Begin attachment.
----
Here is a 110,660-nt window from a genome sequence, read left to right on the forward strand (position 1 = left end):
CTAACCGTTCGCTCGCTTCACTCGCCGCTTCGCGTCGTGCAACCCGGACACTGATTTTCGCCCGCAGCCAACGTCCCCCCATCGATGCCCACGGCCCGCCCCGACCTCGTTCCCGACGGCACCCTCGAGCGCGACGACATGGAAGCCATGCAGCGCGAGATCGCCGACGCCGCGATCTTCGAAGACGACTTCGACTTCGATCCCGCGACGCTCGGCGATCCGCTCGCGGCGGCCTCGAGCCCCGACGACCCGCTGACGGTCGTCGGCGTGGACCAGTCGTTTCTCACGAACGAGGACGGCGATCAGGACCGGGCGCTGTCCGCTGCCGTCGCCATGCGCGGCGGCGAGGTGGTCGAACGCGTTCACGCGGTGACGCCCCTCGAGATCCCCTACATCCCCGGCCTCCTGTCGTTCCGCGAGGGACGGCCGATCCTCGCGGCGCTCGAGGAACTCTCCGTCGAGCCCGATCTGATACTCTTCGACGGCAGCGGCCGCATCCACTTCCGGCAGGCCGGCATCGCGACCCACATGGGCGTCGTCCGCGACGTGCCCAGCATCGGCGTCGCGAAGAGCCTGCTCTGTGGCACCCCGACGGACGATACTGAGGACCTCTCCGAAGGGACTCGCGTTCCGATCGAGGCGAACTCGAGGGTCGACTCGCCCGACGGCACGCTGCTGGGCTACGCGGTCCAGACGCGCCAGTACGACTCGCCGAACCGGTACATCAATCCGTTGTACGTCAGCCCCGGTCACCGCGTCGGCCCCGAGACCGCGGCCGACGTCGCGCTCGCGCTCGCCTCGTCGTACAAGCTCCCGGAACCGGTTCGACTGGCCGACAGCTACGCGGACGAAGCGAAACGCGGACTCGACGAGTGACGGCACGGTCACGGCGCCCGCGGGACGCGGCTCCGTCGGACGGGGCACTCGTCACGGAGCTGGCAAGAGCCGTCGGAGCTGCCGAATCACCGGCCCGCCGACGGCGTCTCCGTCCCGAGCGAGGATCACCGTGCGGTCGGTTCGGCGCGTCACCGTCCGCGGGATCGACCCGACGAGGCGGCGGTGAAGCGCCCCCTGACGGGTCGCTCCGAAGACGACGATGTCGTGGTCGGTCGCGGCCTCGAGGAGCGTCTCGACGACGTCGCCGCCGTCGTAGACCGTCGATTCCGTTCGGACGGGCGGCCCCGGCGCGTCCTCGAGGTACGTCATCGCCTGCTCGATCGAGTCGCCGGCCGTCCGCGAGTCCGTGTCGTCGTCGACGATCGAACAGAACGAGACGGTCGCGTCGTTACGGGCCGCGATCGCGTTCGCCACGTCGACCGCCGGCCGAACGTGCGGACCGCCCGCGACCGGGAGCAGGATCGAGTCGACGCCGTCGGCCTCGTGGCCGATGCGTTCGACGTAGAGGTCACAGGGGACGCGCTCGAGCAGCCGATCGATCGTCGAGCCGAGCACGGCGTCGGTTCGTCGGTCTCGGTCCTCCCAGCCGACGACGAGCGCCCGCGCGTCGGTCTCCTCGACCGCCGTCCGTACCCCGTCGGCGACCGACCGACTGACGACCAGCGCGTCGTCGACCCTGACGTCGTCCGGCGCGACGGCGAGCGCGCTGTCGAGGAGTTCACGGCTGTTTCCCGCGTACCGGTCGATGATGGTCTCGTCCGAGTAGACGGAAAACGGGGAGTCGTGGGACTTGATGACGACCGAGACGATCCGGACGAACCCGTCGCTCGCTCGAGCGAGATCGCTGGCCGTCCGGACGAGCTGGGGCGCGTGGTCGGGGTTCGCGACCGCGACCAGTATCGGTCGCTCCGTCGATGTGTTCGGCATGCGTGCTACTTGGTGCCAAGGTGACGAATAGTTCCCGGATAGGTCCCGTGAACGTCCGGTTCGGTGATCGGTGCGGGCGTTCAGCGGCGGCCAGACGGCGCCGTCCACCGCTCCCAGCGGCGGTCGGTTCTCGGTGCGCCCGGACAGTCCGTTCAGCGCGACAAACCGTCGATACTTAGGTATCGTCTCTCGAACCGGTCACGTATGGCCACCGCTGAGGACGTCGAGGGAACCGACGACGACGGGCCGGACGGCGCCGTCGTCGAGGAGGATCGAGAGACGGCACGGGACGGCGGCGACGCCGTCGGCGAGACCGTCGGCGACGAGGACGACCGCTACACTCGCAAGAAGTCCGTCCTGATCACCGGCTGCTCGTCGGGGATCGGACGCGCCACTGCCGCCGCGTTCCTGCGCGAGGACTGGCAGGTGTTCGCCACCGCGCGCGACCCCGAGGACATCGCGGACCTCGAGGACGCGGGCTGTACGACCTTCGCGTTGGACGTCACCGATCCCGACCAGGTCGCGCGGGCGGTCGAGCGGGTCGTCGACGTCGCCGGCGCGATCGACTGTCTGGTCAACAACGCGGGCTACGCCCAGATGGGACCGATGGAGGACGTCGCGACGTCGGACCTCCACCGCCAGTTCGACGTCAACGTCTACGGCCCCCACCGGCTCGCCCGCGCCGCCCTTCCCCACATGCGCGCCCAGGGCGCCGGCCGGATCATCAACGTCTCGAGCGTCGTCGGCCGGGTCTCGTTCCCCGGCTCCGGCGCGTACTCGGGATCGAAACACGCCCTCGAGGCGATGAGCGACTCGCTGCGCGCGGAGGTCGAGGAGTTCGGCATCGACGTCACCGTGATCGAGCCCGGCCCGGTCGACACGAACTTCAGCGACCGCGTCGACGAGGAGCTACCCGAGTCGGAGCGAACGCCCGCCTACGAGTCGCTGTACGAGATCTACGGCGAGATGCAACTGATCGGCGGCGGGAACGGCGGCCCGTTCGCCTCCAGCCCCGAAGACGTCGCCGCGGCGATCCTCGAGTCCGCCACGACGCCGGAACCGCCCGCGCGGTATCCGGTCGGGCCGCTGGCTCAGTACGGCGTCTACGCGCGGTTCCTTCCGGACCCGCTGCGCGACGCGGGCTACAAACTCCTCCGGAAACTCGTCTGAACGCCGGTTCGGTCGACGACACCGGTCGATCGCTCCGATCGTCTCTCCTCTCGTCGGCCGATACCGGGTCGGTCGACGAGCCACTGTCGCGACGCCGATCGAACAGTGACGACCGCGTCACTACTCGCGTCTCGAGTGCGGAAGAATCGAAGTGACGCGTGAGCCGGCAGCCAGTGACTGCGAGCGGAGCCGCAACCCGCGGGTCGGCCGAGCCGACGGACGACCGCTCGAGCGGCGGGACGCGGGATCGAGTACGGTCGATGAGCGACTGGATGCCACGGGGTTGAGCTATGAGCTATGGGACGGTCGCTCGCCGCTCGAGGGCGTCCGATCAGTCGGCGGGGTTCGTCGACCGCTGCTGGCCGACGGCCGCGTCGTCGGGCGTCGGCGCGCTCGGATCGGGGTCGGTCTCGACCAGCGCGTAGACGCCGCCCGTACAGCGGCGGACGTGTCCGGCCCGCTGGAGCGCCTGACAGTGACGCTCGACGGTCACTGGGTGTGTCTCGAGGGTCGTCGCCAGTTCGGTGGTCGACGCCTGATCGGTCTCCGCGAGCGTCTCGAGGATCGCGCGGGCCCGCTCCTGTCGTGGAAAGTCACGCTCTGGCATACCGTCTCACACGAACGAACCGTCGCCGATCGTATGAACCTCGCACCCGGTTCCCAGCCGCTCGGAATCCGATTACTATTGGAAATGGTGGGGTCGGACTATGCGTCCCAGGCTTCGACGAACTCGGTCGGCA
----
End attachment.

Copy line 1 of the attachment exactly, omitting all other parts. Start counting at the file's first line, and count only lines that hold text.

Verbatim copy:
Here is a 110,660-nt window from a genome sequence, read left to right on the forward strand (position 1 = left end):